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research-article

Probing the Local Heat Transfer Coefficient of Water-Cooled Microchannels using Time-domain Thermoreflectance

[+] Author and Article Information
Mehrdad Mehrvand

Department of Mechanical and Aerospace Engineering, University of Central Florida, Orlando, FL 32816
m.mehrvand@knights.ucf.edu

Shawn A. Putnam

Department of Mechanical and Aerospace Engineering, University of Central Florida, Orlando, FL 32816
shawn.putnam@ucf.edu

1Corresponding author.

ASME doi:10.1115/1.4036691 History: Received October 14, 2016; Revised March 21, 2017

Abstract

The demands for increasingly smaller, more capable, and higher power density technologies have heightened the need for new methods to manage and characterize extreme heat fluxes. This work presents the use of an anisotropic-version of the Time-domain Thermoreflectance (TDTR) technique to characterize the local heat transfer coefficient (HTC) of a water-cooled rectangular microchannel in a combined hot-spot heating and sub-cooled channel-flow configuration. Studies focused on room temperature, single-phase, degassed water flowing at an average velocity of ≈3.5 m/s in a ≈480 µm hydraulic diameter microchannel (e.g., Re ≈ 1850), where the TDTR pump heating laser induces a local heat flux of ≈900 W/cm2 in the center of the microchannel with a hot-spot area of ≈250 µm2. By using a differential TDTR measurement approach, we show that thermal effusivity distribution of the water coolant over the hot-spot is correlated to the single-phase convective heat transfer coefficient, where both the stagnant fluid (i.e., conduction and natural convection) and flowing fluid (i.e., forced convection) contributions are decoupled from each other. Our measurements of the local enhancement in the HTC over the hot-spot are in good agreement with established Nusselt number correlations. For example, our flow cooling results using a Ti metal wall support a maximum HTC enhancement via forced convection of ≈1060±190 kW/m2·K, where the Nusselt number correlations predict ≈900±150 kW/m2·K.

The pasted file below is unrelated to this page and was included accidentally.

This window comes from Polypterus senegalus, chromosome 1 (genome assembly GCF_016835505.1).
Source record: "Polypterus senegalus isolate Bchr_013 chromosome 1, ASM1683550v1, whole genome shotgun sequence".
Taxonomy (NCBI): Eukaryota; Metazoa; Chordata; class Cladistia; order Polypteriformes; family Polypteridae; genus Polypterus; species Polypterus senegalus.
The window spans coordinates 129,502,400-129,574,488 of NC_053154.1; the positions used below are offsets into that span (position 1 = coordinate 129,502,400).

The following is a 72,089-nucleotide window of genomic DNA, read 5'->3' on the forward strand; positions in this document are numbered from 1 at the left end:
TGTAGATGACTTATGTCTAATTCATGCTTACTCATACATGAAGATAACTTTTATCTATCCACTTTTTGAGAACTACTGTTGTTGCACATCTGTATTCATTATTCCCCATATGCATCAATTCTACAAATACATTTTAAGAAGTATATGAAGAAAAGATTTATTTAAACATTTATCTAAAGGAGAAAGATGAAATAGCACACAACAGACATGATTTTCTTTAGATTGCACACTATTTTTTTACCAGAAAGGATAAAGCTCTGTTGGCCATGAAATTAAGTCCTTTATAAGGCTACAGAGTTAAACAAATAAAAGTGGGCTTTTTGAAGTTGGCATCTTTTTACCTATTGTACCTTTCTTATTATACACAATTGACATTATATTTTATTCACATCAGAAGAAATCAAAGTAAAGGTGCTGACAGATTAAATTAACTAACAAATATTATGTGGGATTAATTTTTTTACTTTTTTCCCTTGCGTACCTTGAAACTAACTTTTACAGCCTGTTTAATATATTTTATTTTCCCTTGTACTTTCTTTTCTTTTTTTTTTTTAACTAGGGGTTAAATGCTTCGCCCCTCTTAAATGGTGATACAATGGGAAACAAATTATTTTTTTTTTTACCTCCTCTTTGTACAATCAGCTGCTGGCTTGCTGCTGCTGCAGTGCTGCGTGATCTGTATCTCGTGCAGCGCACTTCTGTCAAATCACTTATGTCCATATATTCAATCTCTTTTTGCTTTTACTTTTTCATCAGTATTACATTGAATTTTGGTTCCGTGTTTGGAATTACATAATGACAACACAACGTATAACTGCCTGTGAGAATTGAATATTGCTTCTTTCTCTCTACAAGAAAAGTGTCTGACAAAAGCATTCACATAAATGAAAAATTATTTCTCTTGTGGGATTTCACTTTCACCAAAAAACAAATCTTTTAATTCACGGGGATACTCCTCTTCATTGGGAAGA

Copyright (c) 2017 by ASME
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